Infomineo has undertaken in-depth analysis and research on the MEA region, revealing the various factors inhibiting or inspiring Fortune 500 uptake. The findings provide organisations with a thorough understanding of markets and factors which ensure a steady base of operations from which organisations can expand into the growing MEA market, and establish brand and identity within the growing middle classes. Further data on the report can be found here (http://APO.af/mPvBcr).

Distributed by APO on behalf of Infomineo.

Editorial contacts:
Red Ribbon Communications
Bilqees Gabier
083 923 9939

About Infomineo:
Infomineo (www.Infomineo.com) is a business research specialist in Africa and the Middle East. Its mission is to provide accurate and up-to-date data needed by companies to make informed decisions, facilitating investment in the region, and in turn, helping create economic opportunities and jobs.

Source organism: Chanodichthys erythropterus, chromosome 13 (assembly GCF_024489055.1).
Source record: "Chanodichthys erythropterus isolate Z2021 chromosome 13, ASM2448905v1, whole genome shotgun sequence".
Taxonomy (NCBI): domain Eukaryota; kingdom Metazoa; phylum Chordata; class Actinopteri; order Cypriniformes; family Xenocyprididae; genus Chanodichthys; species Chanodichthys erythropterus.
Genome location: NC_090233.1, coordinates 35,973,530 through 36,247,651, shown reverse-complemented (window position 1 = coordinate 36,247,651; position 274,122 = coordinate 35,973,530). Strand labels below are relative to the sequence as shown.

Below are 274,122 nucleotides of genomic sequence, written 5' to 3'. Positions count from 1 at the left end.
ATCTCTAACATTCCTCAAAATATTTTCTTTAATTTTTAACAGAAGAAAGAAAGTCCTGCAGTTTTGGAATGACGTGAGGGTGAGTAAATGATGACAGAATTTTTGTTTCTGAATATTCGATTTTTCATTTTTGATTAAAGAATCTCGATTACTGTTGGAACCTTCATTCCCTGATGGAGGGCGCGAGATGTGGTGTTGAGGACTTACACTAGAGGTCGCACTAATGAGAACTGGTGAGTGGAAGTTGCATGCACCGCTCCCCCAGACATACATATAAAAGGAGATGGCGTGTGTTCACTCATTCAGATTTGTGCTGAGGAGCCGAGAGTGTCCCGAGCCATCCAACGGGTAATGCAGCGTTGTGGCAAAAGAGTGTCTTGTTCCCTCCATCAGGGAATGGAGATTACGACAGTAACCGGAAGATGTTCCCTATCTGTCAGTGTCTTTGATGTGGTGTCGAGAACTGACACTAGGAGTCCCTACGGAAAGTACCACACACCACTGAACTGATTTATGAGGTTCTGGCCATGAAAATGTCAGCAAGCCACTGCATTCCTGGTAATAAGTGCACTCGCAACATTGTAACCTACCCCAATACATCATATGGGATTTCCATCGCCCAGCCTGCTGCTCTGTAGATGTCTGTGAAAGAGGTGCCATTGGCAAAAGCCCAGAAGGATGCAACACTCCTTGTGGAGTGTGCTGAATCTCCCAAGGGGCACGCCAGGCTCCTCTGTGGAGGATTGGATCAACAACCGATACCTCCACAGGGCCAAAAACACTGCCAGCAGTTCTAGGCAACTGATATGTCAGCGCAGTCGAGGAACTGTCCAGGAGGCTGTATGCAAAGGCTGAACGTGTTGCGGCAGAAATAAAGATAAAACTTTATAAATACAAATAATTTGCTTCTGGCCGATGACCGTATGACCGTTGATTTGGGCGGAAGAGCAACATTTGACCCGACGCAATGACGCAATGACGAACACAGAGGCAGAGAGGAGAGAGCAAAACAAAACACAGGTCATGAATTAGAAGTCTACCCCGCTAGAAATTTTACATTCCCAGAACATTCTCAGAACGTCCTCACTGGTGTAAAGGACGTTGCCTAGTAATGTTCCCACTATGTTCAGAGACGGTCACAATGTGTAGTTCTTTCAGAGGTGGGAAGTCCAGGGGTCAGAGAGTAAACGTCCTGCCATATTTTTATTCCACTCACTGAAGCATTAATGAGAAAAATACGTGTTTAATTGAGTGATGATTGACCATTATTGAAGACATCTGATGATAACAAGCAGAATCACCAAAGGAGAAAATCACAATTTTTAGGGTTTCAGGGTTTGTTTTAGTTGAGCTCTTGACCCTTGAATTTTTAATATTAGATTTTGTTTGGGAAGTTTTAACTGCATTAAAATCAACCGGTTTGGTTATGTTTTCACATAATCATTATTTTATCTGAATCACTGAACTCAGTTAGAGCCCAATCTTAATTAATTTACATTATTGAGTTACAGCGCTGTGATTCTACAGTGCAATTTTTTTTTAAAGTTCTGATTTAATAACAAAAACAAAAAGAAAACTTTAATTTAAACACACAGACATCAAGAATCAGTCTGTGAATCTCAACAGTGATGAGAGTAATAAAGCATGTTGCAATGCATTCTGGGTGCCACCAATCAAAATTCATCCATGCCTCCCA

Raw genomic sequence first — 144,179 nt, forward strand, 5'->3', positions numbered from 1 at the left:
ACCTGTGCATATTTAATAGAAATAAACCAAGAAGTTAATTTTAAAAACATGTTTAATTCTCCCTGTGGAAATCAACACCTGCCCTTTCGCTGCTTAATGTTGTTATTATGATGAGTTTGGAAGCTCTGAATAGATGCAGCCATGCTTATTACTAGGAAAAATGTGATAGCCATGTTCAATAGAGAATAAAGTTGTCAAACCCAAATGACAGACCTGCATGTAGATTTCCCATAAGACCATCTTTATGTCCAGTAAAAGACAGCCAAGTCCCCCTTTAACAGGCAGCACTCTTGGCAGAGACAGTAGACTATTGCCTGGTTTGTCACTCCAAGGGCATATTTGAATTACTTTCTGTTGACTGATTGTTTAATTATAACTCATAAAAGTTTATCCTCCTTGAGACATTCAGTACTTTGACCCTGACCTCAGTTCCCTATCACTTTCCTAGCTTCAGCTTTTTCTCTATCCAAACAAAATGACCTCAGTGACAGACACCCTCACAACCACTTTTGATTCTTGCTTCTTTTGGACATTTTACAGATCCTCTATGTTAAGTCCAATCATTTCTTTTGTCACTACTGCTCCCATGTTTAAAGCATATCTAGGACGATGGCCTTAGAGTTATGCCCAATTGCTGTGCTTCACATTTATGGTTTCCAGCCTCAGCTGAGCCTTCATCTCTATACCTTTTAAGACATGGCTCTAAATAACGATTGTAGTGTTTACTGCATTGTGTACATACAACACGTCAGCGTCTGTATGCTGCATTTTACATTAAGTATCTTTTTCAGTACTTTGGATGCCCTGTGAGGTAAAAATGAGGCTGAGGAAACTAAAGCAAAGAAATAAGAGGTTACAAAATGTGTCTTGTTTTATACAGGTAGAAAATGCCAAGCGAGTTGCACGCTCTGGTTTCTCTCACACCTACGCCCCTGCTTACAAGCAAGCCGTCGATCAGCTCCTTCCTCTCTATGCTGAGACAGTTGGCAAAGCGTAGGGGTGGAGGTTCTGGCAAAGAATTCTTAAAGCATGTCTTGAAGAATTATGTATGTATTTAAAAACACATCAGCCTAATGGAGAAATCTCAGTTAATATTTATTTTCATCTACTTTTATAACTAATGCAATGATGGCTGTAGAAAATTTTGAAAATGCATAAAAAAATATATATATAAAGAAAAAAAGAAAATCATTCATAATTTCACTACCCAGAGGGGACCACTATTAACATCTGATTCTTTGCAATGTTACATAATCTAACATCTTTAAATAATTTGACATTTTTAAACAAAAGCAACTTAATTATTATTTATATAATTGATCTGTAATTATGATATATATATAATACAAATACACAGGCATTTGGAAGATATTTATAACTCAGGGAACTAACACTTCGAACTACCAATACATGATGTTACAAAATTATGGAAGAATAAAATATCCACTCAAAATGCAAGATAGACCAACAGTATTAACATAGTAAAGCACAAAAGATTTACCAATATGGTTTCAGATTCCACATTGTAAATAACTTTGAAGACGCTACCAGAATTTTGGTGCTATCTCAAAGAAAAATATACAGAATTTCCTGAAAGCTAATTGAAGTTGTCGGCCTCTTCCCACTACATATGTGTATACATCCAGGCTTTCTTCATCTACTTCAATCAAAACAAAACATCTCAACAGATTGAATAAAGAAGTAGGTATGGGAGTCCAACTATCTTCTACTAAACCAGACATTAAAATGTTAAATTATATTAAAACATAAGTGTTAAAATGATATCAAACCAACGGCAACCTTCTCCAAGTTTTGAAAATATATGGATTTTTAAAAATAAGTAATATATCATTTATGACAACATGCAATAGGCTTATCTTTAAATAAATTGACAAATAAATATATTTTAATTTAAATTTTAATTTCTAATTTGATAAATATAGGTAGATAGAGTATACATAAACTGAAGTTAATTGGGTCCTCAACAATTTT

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Malawi peacekeepers get ready to deploy to DRC with UK support

Malawi, through its military — the Malawi Defence Force (MDF) — is successfully making a positive impression as a professional and active troop contributor to United Nations (UN) peacekeeping operations, having committed battalions to the Cote d’Ivoire (Ivory Coast) from the height of the post-electoral crisis in 2011 to mid-2013 and to help protect vulnerable citizens from rebel groups in eastern DRC from late 2013 up to date.

The UK has been one of the leading supporters in enabling Malawi to fulfill her peacekeeping ambitions through provision of training and material support. Eighty UK military trainers have prepared a total of 3,420 Malawian peacekeepers for deployments in the complex peacekeeping theatres. MDF’s Peace Support Wing at the Malawi Armed Forces College also received UK funding towards its establishment.